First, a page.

Driving safely

The Queensland Government strongly supports initiatives to promote safe and responsible vehicle use. Driving dangerously risks your own safety and the welfare of others.

As a driver of a QFleet vehicle, you represent the Queensland Government. You should set a good example and drive safely and courteously with consideration for other road users.

Ways to improve your driving performance and road safety include:

  • Drive at a safe speed: Speeding is a major contributing factor in serious and fatal crashes.
    • Do not drive faster than the speed limit.
    • Reduce your speed when road and weather conditions deteriorate, and while driving in heavy traffic.
    • If you see emergency services, incident response or a broken down vehicle at the roadside, move over and slow down to provide a safe space.
  • Avoid driving when tired: Fatigue and sleepiness increase the risk of incidents and affect driver performance and judgment.
    • Plan your journey.
    • Take a 15-minute break every 2 hours and avoid driving for long distances after a full day of work.
  • Wear a seatbelt: Drivers and passengers are around 9 times more likely to be killed in a road crash if they are not wearing a seatbelt. The driver of a vehicle is responsible for the proper restraint of all passengers.
  • Avoid distractions: Driver distraction and inattention are major causes of crashes.
    • A safe driver concentrates only on driving and stay alert when behind the wheel.
    • Resist the temptation to focus on technological and other distractions both inside and outside the vehicle such as mobile phone use, wearing headphones, adjusting the car stereo, eating while driving or attention-grabbing distractions external to the vehicle (e.g. roadside advertising signage or a roadside vehicle incident).
  • Maintain the vehicle: A well-maintained vehicle is safer and reduces whole-of-life operating costs.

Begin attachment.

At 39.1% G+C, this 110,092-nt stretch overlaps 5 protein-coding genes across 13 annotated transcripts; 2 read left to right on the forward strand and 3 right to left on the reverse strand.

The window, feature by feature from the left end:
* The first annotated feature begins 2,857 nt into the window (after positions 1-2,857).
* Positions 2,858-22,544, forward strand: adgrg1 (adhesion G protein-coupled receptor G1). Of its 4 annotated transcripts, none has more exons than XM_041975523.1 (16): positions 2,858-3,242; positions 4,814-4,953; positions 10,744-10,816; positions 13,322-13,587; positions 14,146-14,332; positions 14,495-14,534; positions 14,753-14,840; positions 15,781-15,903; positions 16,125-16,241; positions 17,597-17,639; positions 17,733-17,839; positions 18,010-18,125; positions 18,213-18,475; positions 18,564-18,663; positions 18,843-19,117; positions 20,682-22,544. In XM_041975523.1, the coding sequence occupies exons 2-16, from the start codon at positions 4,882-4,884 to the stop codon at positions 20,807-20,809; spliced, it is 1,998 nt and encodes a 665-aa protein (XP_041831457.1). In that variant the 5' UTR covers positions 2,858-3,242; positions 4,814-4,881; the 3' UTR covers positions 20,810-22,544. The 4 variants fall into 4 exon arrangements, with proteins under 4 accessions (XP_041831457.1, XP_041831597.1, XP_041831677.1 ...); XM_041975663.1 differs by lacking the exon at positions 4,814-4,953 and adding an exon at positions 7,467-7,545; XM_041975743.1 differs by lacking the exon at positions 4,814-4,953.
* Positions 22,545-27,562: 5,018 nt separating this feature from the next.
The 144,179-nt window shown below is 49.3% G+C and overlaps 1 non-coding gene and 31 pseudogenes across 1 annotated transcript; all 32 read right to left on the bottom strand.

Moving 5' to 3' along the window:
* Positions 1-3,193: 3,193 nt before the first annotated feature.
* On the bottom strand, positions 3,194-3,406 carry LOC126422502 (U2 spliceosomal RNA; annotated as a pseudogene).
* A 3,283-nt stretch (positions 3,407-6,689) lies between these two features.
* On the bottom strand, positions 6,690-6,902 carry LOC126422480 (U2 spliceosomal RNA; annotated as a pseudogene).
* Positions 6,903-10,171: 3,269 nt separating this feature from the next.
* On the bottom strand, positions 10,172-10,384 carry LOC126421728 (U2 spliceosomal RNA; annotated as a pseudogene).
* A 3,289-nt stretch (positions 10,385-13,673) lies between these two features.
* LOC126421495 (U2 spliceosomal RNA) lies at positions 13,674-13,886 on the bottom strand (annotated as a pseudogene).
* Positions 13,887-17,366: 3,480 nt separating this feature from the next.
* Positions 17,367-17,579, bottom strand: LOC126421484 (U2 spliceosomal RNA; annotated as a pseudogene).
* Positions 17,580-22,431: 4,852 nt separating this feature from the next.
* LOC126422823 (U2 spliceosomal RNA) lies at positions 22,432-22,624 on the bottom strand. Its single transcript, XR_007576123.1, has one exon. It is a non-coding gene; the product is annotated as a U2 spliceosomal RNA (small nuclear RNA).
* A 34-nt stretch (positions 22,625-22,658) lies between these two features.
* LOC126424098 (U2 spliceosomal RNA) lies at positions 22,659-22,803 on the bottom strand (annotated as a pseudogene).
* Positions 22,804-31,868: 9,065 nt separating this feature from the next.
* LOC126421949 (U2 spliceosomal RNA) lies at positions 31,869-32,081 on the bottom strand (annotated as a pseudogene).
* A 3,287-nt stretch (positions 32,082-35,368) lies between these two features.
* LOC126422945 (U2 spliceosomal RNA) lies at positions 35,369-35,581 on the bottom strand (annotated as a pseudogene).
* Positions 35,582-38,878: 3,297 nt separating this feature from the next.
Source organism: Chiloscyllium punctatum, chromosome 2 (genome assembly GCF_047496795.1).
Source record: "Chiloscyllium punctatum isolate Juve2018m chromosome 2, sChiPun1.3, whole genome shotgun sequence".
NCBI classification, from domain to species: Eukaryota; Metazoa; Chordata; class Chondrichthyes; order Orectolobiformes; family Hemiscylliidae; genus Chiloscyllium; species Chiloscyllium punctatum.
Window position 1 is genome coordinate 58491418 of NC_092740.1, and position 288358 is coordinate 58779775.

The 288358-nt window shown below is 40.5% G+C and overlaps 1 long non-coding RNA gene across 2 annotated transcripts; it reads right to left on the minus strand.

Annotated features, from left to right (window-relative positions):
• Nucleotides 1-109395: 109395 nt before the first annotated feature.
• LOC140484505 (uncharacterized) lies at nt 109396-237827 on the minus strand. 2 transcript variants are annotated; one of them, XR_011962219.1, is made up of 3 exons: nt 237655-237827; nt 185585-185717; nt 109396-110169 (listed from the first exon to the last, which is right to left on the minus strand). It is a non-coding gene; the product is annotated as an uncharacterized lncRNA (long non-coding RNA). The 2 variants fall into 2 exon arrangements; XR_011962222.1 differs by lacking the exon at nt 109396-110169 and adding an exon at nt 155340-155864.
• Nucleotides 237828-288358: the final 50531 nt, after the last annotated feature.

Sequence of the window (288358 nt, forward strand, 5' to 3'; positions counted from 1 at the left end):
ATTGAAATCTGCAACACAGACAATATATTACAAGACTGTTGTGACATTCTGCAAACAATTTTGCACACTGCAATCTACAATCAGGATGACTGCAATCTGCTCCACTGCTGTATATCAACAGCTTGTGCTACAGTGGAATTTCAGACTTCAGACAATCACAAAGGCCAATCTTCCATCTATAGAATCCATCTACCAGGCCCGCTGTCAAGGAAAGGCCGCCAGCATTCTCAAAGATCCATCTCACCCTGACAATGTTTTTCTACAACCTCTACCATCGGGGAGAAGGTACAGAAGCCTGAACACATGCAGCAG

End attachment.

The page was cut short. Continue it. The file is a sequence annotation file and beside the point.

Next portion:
• Complete the vehicle maintenance requirements as per the vehicle owner's handbook.
    • Service the vehicle on time and make sure vehicle repairs are completed as soon as possible.
  • Being familiar with the vehicle: An unfamiliar vehicle may pose a safety risk.
    • Take time to familiarise yourself with the vehicle’s features prior to driving rather than during the journey.
    • Consult the vehicle owner's handbook or request vehicle induction training.
  • Park and reverse safely: Drivers should take care and look for obstacles when parking and reversing.
    • Before reversing out of a parking space, as you approach the vehicle, walk around it and check for obstacles.
    • While reversing, check the vehicle’s reversing cameras and listen to the vehicle’s audible warnings when reversing. If you have a passenger with you, ask the passenger to act as a 'spotter' to guide you during parking and reversing manoeuvres.
  • Maintain a safe following distance: Nose-to-tail crashes often occur as a result of driver distraction, or not allowing enough stopping distance between your vehicle and the vehicle in front.
  • Avoid road rage: Road rage is an increasing issue, particularly as roads become congested with more traffic.
    • Be aware of the influence of your emotions on your driving, be courteous to other drivers and accept drivers make mistakes.
    • Manage your emotions at all times while driving and avoid retaliation.
  • Health and wellbeing: Consider your health and wellbeing and determine if you are fit to drive as part of your journey planning. There are a range of factors that may impact upon your health and wellbeing to drive. These can include medication, sleep quality and tiredness, emotion and stress, and alcohol consumption. If you are unfit to drive, don’t drive.